Those of us living in developed nations might take the importance of accurate local weather forecasting for granted. The only reason to check the weather forecast in some locations is so that you can make personal preparations: Do I need to carry an umbrella today? Do I need a jacket? Snow boots? But while we might use a weather forecasting app on our phones to make personal preparations in our daily lives, there are numerous local businesses, small family farms, multinational corporations, industries with exposure to the weather, and national governments that rely on sound forecasting, climate data, and models to make critical planning decisions at every juncture.
Arbol, the provider of marketplace technology supporting parametric risk transfer and weather insurance, utilising smart contracts, has made a key hire, bringing onboard Hong Guo from GC Securities as its Chief Insurance Officer. Hong Guo joins Arbol as Executive Vice President and Chief Insurance Officer and will lead all insurance related strategy and operations for the company. Guo has almost three decades of global insurance and reinsurance market experience, beginning in China at PICC in the companies reinsurance division and then moving to work at reinsurance broker Guy Carpenter in 1997.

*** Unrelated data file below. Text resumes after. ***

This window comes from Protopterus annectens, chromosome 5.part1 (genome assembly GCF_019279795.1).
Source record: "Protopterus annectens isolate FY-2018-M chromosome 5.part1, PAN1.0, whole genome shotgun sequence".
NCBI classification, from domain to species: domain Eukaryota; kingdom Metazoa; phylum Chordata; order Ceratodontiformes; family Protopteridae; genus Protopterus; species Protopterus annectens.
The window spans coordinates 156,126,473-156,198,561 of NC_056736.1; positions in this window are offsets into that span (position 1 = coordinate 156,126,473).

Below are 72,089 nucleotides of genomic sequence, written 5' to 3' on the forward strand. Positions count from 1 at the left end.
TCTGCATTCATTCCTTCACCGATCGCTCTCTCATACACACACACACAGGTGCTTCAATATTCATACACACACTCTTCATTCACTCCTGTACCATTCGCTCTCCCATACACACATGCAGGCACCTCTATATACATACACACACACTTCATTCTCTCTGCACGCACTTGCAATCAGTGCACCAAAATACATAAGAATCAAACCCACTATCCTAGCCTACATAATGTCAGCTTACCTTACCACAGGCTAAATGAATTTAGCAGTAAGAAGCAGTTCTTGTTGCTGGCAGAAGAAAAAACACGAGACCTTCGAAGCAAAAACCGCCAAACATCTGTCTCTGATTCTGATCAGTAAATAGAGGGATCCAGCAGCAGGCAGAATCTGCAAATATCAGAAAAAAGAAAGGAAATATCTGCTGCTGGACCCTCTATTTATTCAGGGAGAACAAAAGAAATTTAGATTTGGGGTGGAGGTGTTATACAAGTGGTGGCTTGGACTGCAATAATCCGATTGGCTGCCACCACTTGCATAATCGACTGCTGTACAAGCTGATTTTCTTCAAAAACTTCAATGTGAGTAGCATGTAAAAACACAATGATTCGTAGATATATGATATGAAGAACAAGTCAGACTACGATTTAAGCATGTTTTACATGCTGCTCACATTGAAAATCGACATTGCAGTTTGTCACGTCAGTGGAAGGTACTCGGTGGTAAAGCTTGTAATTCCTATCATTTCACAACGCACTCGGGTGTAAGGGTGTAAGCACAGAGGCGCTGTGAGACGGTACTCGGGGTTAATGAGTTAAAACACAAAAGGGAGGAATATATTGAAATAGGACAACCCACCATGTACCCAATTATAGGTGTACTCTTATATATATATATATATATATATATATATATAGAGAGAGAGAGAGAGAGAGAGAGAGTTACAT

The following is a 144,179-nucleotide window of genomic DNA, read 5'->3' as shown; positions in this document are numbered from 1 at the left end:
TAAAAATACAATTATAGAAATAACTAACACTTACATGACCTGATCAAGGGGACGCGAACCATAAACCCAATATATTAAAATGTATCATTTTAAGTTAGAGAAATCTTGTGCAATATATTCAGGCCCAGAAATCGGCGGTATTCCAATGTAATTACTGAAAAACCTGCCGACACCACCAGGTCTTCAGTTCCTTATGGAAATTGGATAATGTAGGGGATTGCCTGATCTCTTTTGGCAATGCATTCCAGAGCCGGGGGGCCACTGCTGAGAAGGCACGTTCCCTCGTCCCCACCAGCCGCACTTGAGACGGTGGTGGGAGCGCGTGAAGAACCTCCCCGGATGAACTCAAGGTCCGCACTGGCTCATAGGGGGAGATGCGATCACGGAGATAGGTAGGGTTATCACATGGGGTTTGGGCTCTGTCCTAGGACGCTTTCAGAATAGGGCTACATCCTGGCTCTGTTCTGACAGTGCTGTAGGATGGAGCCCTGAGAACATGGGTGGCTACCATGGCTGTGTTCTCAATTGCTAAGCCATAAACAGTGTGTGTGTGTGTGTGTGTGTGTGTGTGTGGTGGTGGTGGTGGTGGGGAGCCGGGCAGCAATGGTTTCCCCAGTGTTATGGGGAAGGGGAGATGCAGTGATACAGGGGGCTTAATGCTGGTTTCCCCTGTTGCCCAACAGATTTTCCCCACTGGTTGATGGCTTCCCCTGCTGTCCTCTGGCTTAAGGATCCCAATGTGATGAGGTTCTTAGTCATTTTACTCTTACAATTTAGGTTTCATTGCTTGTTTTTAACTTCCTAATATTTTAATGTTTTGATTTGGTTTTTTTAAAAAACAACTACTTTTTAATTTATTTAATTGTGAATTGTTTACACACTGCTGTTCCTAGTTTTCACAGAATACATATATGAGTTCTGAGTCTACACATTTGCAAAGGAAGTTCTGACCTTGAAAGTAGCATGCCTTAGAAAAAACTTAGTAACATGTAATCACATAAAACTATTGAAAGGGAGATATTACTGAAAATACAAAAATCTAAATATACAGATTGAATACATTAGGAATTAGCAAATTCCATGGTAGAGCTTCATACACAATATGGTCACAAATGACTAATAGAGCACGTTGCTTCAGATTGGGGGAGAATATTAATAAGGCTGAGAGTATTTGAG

Blockchain. Machine learning. Alternative data. Climate change. It seems like Arbol Market, a new insure-tech platform, is hitting every buzzword, and the startup's quick growth is proving there's a market for its products.
Arbol was founded by Sid Jha, a former quant at Ken Griffin's Citadel who brought a machine-learning approach to trading commodities, and his brother Osho Jha, the firm's chief data scientist who has worked at data shops like M Science and asset managers like BlackRock and J. Goldman & Co.
Arbol Inc. announced today that it has closed its Series A fundraising round with commitments totaling nearly $7 million. Arbol's Series A round was oversubscribed and completed at a significant increase in valuation from its initial seed round. All of the company's original seed investors, including Finch Finance LLC and Space Capital, recommitted for the Series A round, in addition to one new investor, Mubadala Capital-Ventures.
NY-based insurance platform for parametric products Arbol announced that it has raised ~$7 million in a Series A round that included Finch Finance, Space Capital, and Mubadala Capital-Ventures.